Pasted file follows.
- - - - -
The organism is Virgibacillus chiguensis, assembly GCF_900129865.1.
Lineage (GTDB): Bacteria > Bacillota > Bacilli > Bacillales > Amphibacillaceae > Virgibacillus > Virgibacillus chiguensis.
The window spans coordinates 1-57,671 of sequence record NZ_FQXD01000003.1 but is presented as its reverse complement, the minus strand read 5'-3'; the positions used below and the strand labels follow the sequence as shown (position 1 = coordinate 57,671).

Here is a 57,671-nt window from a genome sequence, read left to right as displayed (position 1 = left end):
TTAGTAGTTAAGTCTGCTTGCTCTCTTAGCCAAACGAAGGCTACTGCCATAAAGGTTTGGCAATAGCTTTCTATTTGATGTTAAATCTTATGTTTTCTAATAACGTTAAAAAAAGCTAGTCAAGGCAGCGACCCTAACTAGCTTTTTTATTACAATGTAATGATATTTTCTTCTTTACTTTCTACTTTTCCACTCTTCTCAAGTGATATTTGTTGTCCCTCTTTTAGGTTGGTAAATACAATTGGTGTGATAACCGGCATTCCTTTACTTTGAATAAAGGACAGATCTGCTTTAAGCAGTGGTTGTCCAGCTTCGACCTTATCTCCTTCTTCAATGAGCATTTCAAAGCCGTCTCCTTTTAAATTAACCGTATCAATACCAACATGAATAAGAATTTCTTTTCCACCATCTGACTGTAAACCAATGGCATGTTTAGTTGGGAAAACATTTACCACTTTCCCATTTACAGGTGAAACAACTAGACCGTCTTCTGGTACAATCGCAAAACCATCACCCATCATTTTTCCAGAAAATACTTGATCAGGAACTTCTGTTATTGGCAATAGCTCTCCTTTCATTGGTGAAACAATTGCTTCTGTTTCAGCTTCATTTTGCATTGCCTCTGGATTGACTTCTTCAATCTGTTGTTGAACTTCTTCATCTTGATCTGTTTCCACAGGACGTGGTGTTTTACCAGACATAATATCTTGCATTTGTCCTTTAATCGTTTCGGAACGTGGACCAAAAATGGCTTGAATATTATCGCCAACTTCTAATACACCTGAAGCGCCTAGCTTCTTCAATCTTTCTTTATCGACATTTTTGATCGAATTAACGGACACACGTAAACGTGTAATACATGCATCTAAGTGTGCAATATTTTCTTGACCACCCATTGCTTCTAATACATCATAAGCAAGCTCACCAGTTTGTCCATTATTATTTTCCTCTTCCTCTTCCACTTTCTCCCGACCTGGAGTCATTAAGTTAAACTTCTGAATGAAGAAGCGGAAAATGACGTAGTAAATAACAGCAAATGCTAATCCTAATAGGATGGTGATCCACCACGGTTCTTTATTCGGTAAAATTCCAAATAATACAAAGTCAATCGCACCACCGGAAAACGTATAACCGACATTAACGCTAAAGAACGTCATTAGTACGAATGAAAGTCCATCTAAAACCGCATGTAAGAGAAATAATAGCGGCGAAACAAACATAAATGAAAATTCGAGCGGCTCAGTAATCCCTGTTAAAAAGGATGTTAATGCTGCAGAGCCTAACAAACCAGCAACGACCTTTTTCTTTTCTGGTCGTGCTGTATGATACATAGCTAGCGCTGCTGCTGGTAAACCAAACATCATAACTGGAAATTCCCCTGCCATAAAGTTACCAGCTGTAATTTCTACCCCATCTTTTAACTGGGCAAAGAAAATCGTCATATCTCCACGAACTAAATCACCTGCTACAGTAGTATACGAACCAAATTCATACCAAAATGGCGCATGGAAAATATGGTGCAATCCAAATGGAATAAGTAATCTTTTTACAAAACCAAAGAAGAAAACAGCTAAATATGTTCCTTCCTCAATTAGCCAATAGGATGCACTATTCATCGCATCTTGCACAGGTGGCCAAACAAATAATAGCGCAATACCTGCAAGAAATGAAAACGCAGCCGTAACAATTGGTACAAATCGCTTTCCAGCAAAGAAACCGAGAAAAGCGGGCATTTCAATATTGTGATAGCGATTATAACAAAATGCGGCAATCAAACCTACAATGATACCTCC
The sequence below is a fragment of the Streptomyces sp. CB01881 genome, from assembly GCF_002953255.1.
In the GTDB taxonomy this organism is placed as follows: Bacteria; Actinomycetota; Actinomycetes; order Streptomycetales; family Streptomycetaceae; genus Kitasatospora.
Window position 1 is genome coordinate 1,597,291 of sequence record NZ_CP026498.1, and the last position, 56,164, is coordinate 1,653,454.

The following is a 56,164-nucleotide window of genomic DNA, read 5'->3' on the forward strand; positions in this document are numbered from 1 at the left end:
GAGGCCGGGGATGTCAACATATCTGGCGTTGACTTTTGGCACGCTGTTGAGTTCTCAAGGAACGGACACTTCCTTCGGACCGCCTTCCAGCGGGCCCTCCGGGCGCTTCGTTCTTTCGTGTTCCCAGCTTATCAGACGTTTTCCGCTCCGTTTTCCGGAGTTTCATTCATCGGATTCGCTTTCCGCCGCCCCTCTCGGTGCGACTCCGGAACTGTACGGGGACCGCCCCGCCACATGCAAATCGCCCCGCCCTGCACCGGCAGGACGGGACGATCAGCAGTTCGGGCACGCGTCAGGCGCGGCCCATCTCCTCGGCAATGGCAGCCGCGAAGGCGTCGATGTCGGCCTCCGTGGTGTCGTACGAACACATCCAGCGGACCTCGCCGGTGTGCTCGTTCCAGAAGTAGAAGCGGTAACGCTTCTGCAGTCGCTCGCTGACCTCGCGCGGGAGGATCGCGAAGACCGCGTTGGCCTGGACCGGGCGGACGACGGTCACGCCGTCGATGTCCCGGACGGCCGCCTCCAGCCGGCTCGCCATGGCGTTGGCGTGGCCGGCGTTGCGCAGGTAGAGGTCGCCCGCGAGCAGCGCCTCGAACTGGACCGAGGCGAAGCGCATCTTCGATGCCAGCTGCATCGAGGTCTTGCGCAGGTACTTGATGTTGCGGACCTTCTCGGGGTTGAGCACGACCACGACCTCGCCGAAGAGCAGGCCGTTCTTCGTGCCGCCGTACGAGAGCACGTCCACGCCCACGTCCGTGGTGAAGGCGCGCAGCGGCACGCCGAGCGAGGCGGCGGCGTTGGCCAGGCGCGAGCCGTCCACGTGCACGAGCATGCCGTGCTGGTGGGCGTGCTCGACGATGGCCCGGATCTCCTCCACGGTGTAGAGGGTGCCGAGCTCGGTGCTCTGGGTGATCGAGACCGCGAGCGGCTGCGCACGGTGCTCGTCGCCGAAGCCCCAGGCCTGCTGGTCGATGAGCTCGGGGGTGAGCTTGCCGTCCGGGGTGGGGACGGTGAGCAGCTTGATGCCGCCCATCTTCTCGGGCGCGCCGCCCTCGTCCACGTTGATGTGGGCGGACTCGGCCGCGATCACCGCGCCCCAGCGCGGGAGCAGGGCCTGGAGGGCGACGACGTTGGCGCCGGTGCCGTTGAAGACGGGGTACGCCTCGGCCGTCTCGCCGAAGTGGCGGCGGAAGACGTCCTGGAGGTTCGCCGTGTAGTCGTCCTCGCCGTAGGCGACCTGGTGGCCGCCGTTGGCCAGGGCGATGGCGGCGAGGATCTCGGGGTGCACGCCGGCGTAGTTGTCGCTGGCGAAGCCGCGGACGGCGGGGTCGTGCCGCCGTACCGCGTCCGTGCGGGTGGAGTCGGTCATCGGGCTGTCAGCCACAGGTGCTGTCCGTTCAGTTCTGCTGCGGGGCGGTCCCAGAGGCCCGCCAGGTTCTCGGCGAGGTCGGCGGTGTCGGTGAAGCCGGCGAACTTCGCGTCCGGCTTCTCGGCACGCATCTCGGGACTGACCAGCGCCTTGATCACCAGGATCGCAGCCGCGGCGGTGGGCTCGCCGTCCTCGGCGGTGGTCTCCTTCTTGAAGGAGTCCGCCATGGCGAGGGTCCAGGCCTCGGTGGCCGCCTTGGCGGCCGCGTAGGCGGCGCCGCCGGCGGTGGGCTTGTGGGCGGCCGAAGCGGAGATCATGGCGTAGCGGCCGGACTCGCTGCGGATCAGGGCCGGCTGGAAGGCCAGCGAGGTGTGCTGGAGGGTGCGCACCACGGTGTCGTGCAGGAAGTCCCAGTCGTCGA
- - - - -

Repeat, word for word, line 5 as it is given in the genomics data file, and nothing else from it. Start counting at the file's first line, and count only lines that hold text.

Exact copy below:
TTAGTAGTTAAGTCTGCTTGCTCTCTTAGCCAAACGAAGGCTACTGCCATAAAGGTTTGGCAATAGCTTTCTATTTGATGTTAAATCTTATGTTTTCTAATAACGTTAAAAAAAGCTAGTCAAGGCAGCGACCCTAACTAGCTTTTTTATTACAATGTAATGATATTTTCTTCTTTACTTTCTACTTTTCCACTCTTCTCAAGTGATATTTGTTGTCCCTCTTTTAGGTTGGTAAATACAATTGGTGTGATAACCGGCATTCCTTTACTTTGAATAAAGGACAGATCTGCTTTAAGCAGTGGTTGTCCAGCTTCGACCTTATCTCCTTCTTCAATGAGCATTTCAAAGCCGTCTCCTTTTAAATTAACCGTATCAATACCAACATGAATAAGAATTTCTTTTCCACCATCTGACTGTAAACCAATGGCATGTTTAGTTGGGAAAACATTTACCACTTTCCCATTTACAGGTGAAACAACTAGACCGTCTTCTGGTACAATCGCAAAACCATCACCCATCATTTTTCCAGAAAATACTTGATCAGGAACTTCTGTTATTGGCAATAGCTCTCCTTTCATTGGTGAAACAATTGCTTCTGTTTCAGCTTCATTTTGCATTGCCTCTGGATTGACTTCTTCAATCTGTTGTTGAACTTCTTCATCTTGATCTGTTTCCACAGGACGTGGTGTTTTACCAGACATAATATCTTGCATTTGTCCTTTAATCGTTTCGGAACGTGGACCAAAAATGGCTTGAATATTATCGCCAACTTCTAATACACCTGAAGCGCCTAGCTTCTTCAATCTTTCTTTATCGACATTTTTGATCGAATTAACGGACACACGTAAACGTGTAATACATGCATCTAAGTGTGCAATATTTTCTTGACCACCCATTGCTTCTAATACATCATAAGCAAGCTCACCAGTTTGTCCATTATTATTTTCCTCTTCCTCTTCCACTTTCTCCCGACCTGGAGTCATTAAGTTAAACTTCTGAATGAAGAAGCGGAAAATGACGTAGTAAATAACAGCAAATGCTAATCCTAATAGGATGGTGATCCACCACGGTTCTTTATTCGGTAAAATTCCAAATAATACAAAGTCAATCGCACCACCGGAAAACGTATAACCGACATTAACGCTAAAGAACGTCATTAGTACGAATGAAAGTCCATCTAAAACCGCATGTAAGAGAAATAATAGCGGCGAAACAAACATAAATGAAAATTCGAGCGGCTCAGTAATCCCTGTTAAAAAGGATGTTAATGCTGCAGAGCCTAACAAACCAGCAACGACCTTTTTCTTTTCTGGTCGTGCTGTATGATACATAGCTAGCGCTGCTGCTGGTAAACCAAACATCATAACTGGAAATTCCCCTGCCATAAAGTTACCAGCTGTAATTTCTACCCCATCTTTTAACTGGGCAAAGAAAATCGTCATATCTCCACGAACTAAATCACCTGCTACAGTAGTATACGAACCAAATTCATACCAAAATGGCGCATGGAAAATATGGTGCAATCCAAATGGAATAAGTAATCTTTTTACAAAACCAAAGAAGAAAACAGCTAAATATGTTCCTTCCTCAATTAGCCAATAGGATGCACTATTCATCGCATCTTGCACAGGTGGCCAAACAAATAATAGCGCAATACCTGCAAGAAATGAAAACGCAGCCGTAACAATTGGTACAAATCGCTTTCCAGCAAAGAAACCGAGAAAAGCGGGCATTTCAATATTGTGATAGCGATTATAACAAAATGCGGCAATCAAACCTACAATGATACCTCC